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Archive for November 24th, 2008

David, as still a boy, was schooling:

                             he was slinging and singing

          – someday he’d be a soldier and a Psalmist. -eab

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Let a big drift so softly sift

Its way between the streets.

Let rain come down, all over town,

In blowing, whited sheets.

Let sleet and hail not one time fail

To come when they desired.

Why so adjure the weather?

I’m a postman that’s retired. [1]

 

May Dobermans make lanes their runs

And jump on every man.

May German sheps plague the back steps

Of white and blue marked vans.

May Saint Bernards and Great Danes charge

The walker most admired,

Cause I’m no longer out there –

I’m a postman that’s retired.

 

“I didn’t get my first class yet.”

“But I don’t know their zip.”

“Of course, I’m mad, I know it had

A…a stamp.”  Oh loud lip!

“You’re late again; it’s a big sin

This wage at which you’re hired!”

Their gripes I’ll no more endure –

Tell the next man.  I’m retired.

 

Here comes the first, with its date cursed

By mailings once a month.

Here comes junk mail, the annual sale,

Bulk printings by the “tonth.”

And the season with the reason,

To dislike cards inspired.

Ah, it bothers me not;

Not this Christmas, I’ve just retired. -eab 11/24/85  

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For those who may not know Knox, he was a powerful Presbyterian Minister who opposed Queen Mary and the system she represented.  With that opposition in mind the following prayer is an insight into his soul.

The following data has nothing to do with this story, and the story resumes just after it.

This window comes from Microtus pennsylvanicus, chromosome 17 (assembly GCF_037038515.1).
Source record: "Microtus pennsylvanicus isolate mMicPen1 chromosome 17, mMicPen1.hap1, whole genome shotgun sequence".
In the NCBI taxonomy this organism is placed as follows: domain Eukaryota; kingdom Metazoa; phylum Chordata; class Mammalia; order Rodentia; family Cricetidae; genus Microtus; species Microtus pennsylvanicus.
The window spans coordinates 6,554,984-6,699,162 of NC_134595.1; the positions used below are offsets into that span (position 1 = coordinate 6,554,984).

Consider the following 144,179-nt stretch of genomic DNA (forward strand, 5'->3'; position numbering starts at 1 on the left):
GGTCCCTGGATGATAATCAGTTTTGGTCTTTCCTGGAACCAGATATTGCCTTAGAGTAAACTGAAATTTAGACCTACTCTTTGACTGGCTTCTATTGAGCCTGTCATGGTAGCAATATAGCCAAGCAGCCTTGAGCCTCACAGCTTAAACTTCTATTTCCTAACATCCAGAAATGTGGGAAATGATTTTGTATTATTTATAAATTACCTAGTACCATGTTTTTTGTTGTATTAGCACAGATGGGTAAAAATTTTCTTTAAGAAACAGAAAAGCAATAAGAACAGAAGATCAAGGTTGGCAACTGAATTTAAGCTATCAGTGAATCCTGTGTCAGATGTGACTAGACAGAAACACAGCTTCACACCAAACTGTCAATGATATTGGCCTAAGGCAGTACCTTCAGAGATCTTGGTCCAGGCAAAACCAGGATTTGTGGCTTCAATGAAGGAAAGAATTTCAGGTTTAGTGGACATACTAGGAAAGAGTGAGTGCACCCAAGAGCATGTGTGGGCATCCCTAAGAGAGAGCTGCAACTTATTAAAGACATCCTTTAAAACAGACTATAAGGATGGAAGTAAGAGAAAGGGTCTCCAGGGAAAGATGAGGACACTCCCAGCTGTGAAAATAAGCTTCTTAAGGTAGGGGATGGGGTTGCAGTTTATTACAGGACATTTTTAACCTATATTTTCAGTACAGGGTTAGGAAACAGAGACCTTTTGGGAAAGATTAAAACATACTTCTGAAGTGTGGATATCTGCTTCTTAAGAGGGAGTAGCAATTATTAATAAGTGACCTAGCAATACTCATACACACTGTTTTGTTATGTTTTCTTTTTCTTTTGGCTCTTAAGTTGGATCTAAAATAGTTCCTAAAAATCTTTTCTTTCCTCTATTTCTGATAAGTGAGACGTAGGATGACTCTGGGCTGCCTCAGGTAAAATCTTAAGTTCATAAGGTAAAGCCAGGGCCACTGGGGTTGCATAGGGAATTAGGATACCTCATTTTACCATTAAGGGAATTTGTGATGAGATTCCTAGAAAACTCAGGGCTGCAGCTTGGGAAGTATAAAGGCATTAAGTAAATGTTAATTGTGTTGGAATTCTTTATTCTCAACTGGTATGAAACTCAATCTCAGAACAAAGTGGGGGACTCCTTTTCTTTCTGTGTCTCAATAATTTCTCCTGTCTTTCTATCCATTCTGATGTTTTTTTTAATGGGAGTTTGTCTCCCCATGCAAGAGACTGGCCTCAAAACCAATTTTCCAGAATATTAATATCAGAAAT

“Illuminate the heart of our Sovereign Lady Queen Mary with pregnant gifts of the Holy Ghost, and influence the hearts of her council with Thy true fear and love.”  – Wm M Taylor, John Knox, (NY: A C Armstrong & Sons, 1885), 67.

In direct conversation with this same Queen, in response to her question he said, “Yea, madame, to me it appertains no less to forewarn of such things as may hurt it [the commonwealth], if I foresee them, then it doth to any of the nobility; for both my vocation and conscience requires plainness of me.” – Wm M Taylor, John Knox, (NY: A C Armstrong & Sons, 1885), 171.

Some knew the possible danger he was in to which he replied, “As for the fear of danger that may come to me let no man be solicitious, for my life is in the custody of Him whose glory I seek, and therefore I cannot so fear their boast or tyranny that I cease from doing my duty, when of His mercy He offereth me the occasion.” – Wm M Taylor, John Knox, (NY: A C Armstrong & Sons, 1885), 124.

On another occastion when some questioned his speaking as he did; he replied, “I am in the place where I am demanded of my consiecne to speak the truth; and therefore the truth I will speak; impugn it who so list.”  – Wm M Taylor, John Knox, (NY: A C Armstrong & Sons, 1885), 176.

After hearing of the St. Bartholomew Day massacre he had an opportunity to address Le Croc, the French ambassador, “Go tell your master that sentence is pronounced against him; that the Divine vengeance shall never depart from him or from his house, except they repent…”    – Wm M Taylor, John Knox, (NY: A C Armstrong & Sons, 1885), 196.

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